Agencies war: For clients and talents it’s good to have more options but it is annoying to be in the middle of their fights. Work with the agencies that offer you better benefits and listen what they want to say but don’t take any position. It will save you troubles.
Ask: if you have question or something is not clear ask(!). People with some experience like Toe, the agents, me or your friends can guide you and tell you where to find the information, but with important subjects it is best you check yourself with the government as landshark suggests.[/quote]
I think that you heart is in the right place with much of what you say but, unfortunately, is not based on the reality of the business in Taiwan. I think that you should compare agencies and be realistic with where you want to take modeling/talent work. If you only think you are only going to do background work here or there and you are just doing it for a laugh and don’t care where your image is used then you might not care about a contract. Again, please refer to the risks one can face.
Your first point surprises me that you are telling people not to sign an exclusive contract. I think you must be talking about the people that I mentioned above; those just interested in background/extra work. For the people that want to take this type of work at least a bit serious then a exclusive contract is a good way to go. The idea that more agencies mean more opportunities is what small agencies or freelance agents try to convince people of in hope that they won’t lose people to stronger, bigger agencies.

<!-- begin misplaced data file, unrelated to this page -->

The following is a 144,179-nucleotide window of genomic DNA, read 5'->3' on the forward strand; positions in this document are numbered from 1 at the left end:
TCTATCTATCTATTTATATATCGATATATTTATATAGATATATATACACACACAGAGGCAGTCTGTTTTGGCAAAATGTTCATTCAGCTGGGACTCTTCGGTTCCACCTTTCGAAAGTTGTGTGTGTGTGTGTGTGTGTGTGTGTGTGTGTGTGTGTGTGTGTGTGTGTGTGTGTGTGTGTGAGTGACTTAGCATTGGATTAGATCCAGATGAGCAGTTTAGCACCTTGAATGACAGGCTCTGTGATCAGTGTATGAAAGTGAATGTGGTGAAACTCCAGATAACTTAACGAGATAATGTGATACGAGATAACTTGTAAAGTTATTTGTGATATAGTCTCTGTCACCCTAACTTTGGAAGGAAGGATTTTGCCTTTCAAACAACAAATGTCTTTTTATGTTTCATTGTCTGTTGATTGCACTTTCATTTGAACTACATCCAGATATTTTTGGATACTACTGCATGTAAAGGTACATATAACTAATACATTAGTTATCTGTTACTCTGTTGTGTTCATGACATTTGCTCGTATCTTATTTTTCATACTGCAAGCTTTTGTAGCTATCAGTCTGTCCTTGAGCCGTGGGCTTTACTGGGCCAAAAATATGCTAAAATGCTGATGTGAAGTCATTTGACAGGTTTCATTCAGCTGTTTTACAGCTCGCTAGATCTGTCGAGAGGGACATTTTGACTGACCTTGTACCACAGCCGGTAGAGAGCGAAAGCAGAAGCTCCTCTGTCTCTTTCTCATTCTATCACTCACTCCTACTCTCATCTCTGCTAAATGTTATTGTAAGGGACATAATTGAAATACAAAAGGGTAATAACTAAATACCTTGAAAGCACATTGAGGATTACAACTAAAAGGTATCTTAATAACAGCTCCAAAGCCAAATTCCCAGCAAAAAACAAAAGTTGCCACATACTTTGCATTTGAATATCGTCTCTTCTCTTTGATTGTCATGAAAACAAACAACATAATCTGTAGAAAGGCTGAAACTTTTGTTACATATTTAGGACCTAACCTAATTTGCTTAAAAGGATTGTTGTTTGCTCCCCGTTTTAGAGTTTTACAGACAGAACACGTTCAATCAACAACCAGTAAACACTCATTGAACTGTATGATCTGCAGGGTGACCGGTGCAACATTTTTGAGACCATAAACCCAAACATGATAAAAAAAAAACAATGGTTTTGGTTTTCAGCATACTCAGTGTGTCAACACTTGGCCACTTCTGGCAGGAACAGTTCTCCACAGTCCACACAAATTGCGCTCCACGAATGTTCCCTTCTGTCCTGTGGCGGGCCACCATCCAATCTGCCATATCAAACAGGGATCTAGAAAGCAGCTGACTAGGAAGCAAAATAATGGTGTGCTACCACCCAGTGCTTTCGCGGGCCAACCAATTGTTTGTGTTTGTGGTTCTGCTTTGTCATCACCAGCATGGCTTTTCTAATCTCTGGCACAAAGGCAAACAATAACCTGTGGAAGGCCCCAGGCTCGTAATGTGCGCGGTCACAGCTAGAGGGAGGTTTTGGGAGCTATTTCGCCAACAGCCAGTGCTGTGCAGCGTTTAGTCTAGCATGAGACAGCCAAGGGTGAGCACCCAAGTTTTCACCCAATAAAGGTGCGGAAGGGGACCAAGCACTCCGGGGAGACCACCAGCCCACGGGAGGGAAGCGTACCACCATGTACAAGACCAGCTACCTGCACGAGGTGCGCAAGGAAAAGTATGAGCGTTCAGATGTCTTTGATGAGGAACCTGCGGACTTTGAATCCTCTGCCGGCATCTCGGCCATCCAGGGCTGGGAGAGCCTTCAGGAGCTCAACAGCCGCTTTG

Around the world, agencies work with models/talent exclusively and Taiwan is no different. Clients cast from the big agencies because they know it makes their job easier because there is a larger selection and these agencies have the stronger talent/models. Also, from the talents/models side why would anyone help you build up you portfolio or help develop you as a talent or model if you could be off working with another agent tomorrow.